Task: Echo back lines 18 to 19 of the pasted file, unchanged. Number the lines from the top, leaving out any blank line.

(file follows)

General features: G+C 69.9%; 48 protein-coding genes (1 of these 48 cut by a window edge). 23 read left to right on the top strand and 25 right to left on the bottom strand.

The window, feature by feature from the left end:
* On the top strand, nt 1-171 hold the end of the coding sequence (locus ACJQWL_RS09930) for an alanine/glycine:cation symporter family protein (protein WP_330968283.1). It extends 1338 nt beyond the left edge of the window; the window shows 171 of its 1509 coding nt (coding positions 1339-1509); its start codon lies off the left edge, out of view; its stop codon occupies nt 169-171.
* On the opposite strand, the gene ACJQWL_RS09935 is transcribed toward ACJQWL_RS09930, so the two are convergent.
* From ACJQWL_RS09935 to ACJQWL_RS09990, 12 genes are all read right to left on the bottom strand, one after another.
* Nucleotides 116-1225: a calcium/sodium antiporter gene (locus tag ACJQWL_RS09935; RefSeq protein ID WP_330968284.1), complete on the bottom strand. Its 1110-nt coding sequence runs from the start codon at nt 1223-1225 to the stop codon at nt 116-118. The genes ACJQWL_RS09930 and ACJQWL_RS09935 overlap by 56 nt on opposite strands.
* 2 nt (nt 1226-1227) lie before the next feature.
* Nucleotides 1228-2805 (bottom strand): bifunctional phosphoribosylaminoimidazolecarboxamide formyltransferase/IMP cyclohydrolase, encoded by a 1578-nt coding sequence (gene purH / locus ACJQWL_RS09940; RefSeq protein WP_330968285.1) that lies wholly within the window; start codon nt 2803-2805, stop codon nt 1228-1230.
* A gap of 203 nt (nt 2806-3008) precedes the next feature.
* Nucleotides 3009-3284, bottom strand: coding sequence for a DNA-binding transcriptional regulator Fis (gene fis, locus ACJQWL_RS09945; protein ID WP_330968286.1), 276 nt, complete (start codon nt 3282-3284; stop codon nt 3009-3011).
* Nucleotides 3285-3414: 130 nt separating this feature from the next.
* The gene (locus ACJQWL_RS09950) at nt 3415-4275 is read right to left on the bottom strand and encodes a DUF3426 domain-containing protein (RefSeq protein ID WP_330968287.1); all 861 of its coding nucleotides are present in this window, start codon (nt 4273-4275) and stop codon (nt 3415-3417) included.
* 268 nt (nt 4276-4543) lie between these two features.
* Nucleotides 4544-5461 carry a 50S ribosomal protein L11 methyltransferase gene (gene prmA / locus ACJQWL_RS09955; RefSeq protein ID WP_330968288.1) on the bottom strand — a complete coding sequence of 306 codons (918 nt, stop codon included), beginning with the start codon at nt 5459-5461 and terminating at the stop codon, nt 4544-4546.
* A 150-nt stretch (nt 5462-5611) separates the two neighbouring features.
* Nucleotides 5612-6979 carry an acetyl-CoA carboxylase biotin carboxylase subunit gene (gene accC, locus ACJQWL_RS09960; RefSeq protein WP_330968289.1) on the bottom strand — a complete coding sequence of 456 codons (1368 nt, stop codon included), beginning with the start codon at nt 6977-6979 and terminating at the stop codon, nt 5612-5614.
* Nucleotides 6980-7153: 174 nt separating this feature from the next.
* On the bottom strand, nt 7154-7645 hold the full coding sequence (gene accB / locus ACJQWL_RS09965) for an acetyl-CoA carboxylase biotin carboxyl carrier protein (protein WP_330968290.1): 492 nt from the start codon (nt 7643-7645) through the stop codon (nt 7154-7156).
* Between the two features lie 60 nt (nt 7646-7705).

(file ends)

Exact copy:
* On the bottom strand, nt 7154-7645 hold the full coding sequence (gene accB / locus ACJQWL_RS09965) for an acetyl-CoA carboxylase biotin carboxyl carrier protein (protein WP_330968290.1): 492 nt from the start codon (nt 7643-7645) through the stop codon (nt 7154-7156).
* Between the two features lie 60 nt (nt 7646-7705).